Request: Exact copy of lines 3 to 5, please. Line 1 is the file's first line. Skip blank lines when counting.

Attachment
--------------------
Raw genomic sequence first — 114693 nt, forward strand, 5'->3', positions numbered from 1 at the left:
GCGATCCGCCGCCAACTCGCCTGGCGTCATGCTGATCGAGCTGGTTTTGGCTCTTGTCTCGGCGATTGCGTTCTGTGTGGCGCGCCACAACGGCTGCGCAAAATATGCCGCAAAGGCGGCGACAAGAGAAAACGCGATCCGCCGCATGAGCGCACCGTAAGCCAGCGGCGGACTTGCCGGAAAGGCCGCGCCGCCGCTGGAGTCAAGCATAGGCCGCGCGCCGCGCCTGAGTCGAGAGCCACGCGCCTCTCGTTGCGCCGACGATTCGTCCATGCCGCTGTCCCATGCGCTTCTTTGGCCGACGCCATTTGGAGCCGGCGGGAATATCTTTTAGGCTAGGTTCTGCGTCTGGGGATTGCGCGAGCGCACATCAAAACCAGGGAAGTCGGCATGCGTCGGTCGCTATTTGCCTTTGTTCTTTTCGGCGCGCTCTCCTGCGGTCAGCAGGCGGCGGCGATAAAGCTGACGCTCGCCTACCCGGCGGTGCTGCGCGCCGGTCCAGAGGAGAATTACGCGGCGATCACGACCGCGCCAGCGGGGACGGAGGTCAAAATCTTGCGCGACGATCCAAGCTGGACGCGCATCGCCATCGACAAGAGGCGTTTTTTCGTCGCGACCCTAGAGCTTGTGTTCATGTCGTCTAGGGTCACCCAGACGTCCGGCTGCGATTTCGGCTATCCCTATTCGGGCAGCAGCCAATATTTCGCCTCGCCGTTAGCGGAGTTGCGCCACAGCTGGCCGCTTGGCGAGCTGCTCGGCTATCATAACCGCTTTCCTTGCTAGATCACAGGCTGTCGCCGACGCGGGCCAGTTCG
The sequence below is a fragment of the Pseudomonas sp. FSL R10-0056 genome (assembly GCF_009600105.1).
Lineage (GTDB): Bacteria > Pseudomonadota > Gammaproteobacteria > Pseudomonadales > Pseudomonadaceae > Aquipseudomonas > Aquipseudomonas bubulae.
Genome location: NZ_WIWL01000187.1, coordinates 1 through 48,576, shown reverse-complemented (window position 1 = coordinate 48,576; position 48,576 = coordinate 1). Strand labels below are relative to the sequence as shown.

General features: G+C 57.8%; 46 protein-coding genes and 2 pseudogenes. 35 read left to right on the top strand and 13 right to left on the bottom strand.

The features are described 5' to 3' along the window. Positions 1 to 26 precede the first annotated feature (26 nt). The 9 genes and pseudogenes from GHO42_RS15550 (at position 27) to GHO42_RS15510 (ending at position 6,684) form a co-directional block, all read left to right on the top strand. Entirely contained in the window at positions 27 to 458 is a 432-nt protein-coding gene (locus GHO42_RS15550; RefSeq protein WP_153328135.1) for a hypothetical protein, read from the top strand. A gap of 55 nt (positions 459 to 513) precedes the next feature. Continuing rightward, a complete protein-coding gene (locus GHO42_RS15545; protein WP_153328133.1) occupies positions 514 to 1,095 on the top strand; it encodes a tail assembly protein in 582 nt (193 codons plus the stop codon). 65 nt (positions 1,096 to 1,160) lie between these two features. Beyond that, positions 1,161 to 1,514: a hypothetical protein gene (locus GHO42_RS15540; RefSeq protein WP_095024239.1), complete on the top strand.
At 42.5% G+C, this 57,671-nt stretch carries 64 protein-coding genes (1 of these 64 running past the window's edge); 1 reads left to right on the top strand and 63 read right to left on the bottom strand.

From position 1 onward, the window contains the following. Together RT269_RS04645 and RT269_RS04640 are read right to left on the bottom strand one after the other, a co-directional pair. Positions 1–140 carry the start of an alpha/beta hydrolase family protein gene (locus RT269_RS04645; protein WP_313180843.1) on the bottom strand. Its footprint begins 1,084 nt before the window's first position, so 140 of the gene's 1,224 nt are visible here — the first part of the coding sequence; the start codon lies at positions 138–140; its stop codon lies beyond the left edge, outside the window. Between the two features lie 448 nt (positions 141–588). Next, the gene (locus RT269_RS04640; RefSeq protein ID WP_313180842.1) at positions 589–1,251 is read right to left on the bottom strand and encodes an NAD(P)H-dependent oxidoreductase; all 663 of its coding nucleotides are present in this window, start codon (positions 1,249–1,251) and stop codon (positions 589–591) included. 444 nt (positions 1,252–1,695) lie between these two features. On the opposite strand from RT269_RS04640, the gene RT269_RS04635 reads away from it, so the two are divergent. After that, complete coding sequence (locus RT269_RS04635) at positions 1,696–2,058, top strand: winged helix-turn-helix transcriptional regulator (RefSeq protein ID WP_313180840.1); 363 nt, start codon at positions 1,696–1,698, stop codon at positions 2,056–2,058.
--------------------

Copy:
The sequence below is a fragment of the Pseudomonas sp. FSL R10-0056 genome (assembly GCF_009600105.1).
Lineage (GTDB): Bacteria > Pseudomonadota > Gammaproteobacteria > Pseudomonadales > Pseudomonadaceae > Aquipseudomonas > Aquipseudomonas bubulae.
Genome location: NZ_WIWL01000187.1, coordinates 1 through 48,576, shown reverse-complemented (window position 1 = coordinate 48,576; position 48,576 = coordinate 1). Strand labels below are relative to the sequence as shown.